Beautifully peculiar and revelatory, Jim Jarmush's, Only Lovers Left Alive, is an extraordinary revelation to the craft of filmmaking, a true masterpiece of cinema. The twenty first century humans, appropriately named "Zombies", are vulgar swine that decay culture and art from their hypocrisy and madness, a bold yet accurate idea portrayed by the films main vampire Adam whom has lived through all times. Aging across dozens of cultures, Adam being the last remnant of a bygone era of art and candor is struggling with his appropriately named wife Eve, for they represent humanity's last remnant of artful creatures of passion, they are the Only Lovers Left Alive in a constantly changing world, holding the same values as times past. Jarmush's direction is absolutely extraordinary adding a much needed sense of complacency and assuagement to the films screenplay. A motif the director likes to stick with is that of a spinning record, not only containing metaphorical meaning of evolvement, but also fantastic shots of the films main duo, circling around them. The blocking, lighting, cinematography and production design are all fantastic. Adams home is where the production design shines for multiple centuries' own cultures reside in his home, yet are not humorous like a cartoon. The atmospheric score is the best atmospheric score in the last decade for the score enhances the film not just residing with the images but speaking to them, the score is magnificent. Nothing happens in the film in terms of story but that is what is so bold about the film, no traditional story is required to expose man's own hypocrisy and malevolence. Finally the acting in Only Lovers Left Alive is equally as good as the directing and score with all six main actors delivering mystifying erotic performances. Tilda Swinton is remarkable as Eve, effortlessly dissolving into her role thanks to her fantastic acting. By far in a way, the stand out of Only Lovers Left Alive is Tom Hiddleston's performance as Adam. Hiddleston is a revelation expertly driving home the films message of human hypocrisy with dejected apathy, thanks to his incredible performance. Beautifully peculiar and revelatory, Jim Jarmush's, Only Lovers Left Alive, is an extraordinary revelation to the craft of filmmaking and a true masterpiece of cinema.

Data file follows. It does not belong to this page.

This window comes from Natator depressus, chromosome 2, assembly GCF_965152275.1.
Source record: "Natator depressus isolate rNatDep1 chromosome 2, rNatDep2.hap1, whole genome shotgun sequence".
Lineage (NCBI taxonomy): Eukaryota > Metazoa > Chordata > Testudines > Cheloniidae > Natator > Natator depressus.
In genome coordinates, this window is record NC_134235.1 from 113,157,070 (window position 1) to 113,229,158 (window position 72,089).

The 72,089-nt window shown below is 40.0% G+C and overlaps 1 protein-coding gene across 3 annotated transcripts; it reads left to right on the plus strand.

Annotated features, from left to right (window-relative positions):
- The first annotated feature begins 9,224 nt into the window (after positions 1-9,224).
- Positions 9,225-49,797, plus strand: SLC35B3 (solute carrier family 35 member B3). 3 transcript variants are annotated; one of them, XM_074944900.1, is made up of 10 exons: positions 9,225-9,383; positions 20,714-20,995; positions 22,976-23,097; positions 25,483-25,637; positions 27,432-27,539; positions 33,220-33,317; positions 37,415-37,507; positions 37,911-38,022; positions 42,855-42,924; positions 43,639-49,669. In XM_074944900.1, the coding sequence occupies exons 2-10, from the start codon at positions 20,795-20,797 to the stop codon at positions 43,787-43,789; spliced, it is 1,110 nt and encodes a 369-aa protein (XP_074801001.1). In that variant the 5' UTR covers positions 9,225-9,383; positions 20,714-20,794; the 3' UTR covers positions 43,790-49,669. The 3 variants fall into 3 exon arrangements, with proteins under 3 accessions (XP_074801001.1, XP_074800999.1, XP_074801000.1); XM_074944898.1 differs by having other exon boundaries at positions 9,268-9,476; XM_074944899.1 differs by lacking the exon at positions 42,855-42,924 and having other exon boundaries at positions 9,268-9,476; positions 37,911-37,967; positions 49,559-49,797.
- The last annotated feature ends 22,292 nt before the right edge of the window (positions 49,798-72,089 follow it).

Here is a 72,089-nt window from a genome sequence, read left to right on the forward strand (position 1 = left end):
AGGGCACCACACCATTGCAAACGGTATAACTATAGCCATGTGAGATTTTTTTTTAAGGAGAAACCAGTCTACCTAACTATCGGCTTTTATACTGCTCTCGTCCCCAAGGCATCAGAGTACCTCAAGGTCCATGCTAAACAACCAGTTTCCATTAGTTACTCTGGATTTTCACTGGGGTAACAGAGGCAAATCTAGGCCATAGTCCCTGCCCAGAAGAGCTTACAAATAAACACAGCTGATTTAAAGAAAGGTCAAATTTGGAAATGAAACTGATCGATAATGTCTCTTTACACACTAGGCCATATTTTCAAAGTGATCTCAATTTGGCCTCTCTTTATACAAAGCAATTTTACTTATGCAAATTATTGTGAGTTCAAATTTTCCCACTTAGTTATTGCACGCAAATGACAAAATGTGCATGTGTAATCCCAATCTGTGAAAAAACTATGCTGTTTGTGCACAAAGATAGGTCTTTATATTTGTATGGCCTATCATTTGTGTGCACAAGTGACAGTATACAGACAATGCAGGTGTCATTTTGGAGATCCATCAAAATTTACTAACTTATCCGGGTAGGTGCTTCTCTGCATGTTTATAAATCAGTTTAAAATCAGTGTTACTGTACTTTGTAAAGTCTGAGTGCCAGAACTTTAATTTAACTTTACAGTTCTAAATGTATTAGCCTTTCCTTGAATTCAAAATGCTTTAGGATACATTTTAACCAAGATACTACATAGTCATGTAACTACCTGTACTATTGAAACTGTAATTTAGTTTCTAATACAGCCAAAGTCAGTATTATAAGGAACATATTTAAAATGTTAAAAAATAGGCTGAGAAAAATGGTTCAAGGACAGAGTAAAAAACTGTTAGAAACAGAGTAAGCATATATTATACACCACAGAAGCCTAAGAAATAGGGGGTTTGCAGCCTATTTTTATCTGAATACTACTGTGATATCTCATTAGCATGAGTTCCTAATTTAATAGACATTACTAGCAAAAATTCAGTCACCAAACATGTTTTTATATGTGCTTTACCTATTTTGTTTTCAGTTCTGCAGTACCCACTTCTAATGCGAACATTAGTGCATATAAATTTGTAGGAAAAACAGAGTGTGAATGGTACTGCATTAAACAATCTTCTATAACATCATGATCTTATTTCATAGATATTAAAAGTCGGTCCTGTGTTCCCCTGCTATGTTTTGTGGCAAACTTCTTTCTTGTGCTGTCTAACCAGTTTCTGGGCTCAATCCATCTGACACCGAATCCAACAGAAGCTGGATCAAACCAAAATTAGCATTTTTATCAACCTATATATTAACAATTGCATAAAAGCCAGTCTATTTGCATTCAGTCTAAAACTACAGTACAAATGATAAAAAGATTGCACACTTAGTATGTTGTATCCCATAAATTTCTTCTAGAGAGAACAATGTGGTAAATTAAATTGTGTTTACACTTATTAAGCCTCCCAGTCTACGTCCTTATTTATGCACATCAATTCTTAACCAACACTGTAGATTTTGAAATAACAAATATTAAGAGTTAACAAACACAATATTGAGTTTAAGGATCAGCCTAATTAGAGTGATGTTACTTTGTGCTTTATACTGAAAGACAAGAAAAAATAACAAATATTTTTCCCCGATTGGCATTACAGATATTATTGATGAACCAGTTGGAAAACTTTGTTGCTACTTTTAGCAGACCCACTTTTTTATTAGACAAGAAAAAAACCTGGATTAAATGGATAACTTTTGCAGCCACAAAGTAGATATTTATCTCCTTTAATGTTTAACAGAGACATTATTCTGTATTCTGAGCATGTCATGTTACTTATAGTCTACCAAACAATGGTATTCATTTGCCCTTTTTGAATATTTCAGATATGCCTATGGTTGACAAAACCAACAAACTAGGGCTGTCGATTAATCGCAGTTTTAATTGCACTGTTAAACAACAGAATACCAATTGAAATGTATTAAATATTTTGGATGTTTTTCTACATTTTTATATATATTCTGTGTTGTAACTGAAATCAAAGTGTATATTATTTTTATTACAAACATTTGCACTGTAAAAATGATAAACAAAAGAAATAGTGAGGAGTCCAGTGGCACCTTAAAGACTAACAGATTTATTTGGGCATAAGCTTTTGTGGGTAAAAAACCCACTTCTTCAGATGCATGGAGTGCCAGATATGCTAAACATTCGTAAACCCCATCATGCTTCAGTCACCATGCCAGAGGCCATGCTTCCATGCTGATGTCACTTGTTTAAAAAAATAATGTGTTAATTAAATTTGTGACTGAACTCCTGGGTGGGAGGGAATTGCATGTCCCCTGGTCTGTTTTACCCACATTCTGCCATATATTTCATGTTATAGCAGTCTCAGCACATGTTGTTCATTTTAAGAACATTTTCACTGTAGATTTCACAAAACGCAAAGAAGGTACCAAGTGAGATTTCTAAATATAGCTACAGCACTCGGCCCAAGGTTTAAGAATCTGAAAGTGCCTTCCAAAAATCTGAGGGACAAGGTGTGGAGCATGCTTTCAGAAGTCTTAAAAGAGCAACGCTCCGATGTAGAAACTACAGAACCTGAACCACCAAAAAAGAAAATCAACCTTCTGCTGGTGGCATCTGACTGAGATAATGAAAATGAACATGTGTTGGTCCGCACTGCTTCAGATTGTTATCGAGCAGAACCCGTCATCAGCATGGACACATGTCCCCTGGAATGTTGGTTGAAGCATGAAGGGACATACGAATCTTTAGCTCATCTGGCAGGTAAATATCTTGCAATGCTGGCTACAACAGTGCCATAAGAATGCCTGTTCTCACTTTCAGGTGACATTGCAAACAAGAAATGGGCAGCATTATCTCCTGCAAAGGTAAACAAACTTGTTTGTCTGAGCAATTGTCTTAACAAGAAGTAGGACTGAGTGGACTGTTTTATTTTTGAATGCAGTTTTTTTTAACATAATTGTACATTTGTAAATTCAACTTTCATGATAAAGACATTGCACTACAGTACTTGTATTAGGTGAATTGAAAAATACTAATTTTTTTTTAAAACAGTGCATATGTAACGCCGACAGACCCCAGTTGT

Non-Stop finds action star Liam Neeson in fine form, adding yet another solid suspense action thriller to Neeson's resume. The most surprising aspect to Neeson's new film is that it is not stupid with a capital o, which may shock many viewers expecting Taken 3 or Battleship 2. Instead Non-Stop expertly delivers first rate thrills by keeping the audience constantly guessing and anxious throughout the entire endeavor. Director Jaume Collet-Serra does a remarkable job framing and executing his shots considering the special limitations of an aircraft, executing impressive action sequences involving knifes and several other men and most impressively and entire one on one fight between Neeson and another combatant in a bathroom stall. Aircraft bathrooms are already absurdly small yet to film a well-choreographed fight that is both suspenseful and thrilling, is a testament to great directing. The framing and blocking of the shots is for the most part standard but is in no stretch of the imagination bad. Overall, Serra's directing is solid. The score is subtle and atmospheric, vetoing thunderous intensity with surreptitious composure, while not particularly memorable the score is serviceable. The story of Non-Stop is a familiar one, combining many plots of other films into this plot which does hurt Non-Stops originality aspect. The first hour and a half of Non-Stop is excellent because of the great dialogue and suspense yet plummets as fast as the films plane when the last half hour of the film taints itself in absurd mediocrity. Finally, the acting is all quite standard with all of the passengers. The film has its stereotypes with the dumb young black man and testosterone fueled bald white man filled with rage. Surprisingly Oscar winning actress Lupita Nyong'o is in the film as a flight attendant yet is criminally underutilized, uttering less than ten lines in the entire film, which is a damn shame. Neeson and Moore are of course the stand outs thanks to their charming charisma and great acting chops. Overall, Non-Stop is an enjoyable ride accompanied with terrific suspense and Liam Neeson's reliable on screen charisma.